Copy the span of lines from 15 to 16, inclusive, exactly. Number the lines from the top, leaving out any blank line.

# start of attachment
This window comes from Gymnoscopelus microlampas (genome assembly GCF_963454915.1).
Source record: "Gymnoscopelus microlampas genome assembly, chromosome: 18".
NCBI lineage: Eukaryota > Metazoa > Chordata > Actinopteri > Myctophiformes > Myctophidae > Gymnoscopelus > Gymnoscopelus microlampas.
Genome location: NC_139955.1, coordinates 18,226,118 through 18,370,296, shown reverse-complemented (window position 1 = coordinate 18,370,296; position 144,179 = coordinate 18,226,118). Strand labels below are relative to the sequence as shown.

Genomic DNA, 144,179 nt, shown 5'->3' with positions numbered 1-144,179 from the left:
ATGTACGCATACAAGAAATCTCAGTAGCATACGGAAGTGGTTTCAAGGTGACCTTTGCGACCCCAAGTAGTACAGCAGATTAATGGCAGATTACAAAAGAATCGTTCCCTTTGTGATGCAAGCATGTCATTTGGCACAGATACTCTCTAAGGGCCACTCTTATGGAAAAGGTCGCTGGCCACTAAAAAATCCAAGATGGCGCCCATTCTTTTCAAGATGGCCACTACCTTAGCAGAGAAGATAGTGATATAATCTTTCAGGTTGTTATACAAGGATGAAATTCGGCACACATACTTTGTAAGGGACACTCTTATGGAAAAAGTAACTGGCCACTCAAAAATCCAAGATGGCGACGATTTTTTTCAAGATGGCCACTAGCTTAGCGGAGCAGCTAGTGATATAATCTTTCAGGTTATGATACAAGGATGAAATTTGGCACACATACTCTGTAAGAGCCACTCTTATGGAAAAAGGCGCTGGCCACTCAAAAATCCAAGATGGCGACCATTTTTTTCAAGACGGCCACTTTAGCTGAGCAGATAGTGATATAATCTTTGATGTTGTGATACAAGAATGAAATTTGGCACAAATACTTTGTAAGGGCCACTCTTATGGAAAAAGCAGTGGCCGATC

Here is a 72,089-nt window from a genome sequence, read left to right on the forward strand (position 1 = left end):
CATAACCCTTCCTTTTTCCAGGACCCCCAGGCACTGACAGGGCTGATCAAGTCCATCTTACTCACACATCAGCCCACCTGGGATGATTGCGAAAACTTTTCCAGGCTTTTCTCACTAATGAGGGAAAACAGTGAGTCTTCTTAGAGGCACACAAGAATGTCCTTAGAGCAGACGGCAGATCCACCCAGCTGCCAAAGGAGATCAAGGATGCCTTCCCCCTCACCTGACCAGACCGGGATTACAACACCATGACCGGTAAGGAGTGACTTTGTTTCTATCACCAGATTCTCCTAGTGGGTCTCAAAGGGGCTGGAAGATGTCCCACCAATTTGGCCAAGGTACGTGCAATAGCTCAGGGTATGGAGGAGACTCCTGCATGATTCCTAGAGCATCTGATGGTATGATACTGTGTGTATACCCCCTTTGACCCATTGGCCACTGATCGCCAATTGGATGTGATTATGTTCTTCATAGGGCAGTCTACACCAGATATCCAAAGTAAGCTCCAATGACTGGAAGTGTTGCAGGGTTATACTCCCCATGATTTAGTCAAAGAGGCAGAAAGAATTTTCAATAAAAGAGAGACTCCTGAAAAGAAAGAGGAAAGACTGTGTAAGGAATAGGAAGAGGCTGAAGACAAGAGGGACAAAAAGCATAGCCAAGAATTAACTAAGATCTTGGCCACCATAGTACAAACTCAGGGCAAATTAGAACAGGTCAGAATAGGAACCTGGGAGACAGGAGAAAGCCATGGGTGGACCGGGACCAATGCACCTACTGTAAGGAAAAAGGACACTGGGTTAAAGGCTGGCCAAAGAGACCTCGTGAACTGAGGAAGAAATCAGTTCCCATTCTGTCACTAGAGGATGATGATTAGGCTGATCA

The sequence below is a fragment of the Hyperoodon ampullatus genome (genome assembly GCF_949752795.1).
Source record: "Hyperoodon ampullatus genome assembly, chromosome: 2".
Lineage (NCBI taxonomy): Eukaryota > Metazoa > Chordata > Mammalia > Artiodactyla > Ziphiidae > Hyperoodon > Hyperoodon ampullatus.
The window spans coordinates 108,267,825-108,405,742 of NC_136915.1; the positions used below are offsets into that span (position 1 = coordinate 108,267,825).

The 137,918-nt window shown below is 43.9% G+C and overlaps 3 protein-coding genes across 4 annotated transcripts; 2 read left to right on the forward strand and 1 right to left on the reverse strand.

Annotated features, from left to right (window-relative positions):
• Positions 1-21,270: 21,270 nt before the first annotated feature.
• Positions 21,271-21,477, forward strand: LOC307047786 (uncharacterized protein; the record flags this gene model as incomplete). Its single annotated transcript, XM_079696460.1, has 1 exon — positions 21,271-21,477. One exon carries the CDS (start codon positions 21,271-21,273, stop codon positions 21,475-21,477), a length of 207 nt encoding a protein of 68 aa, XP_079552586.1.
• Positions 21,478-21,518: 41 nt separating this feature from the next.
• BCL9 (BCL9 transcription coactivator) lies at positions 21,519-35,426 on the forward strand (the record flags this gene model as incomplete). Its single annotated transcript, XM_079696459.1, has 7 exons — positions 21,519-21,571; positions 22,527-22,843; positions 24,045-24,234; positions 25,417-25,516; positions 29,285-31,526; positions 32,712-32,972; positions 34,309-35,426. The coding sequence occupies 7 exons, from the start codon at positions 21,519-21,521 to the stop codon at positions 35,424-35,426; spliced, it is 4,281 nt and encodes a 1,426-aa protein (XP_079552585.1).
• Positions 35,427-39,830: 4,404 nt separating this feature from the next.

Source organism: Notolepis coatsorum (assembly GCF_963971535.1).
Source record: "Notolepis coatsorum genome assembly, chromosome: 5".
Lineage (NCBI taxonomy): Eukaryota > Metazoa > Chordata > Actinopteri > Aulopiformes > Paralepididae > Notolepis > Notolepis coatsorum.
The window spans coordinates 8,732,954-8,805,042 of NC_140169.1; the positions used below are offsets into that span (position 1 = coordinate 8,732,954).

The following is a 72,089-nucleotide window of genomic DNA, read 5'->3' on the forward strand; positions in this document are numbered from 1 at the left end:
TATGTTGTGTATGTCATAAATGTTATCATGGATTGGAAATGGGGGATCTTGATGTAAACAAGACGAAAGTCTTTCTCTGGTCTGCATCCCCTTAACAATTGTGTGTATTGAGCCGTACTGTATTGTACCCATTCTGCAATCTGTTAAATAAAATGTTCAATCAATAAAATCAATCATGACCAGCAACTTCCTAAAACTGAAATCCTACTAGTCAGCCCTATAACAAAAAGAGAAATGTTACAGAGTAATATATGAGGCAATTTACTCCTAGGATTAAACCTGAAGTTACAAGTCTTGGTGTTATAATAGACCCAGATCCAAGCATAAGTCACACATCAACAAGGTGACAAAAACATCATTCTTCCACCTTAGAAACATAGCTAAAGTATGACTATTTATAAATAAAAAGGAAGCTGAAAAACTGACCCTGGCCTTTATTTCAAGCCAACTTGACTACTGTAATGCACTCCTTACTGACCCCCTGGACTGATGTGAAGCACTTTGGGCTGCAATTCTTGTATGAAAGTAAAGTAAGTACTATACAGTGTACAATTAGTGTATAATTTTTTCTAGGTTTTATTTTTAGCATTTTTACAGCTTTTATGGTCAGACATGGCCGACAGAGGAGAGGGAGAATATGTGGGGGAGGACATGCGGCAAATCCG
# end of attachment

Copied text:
• Positions 1-21,270: 21,270 nt before the first annotated feature.
• Positions 21,271-21,477, forward strand: LOC307047786 (uncharacterized protein; the record flags this gene model as incomplete). Its single annotated transcript, XM_079696460.1, has 1 exon — positions 21,271-21,477. One exon carries the CDS (start codon positions 21,271-21,273, stop codon positions 21,475-21,477), a length of 207 nt encoding a protein of 68 aa, XP_079552586.1.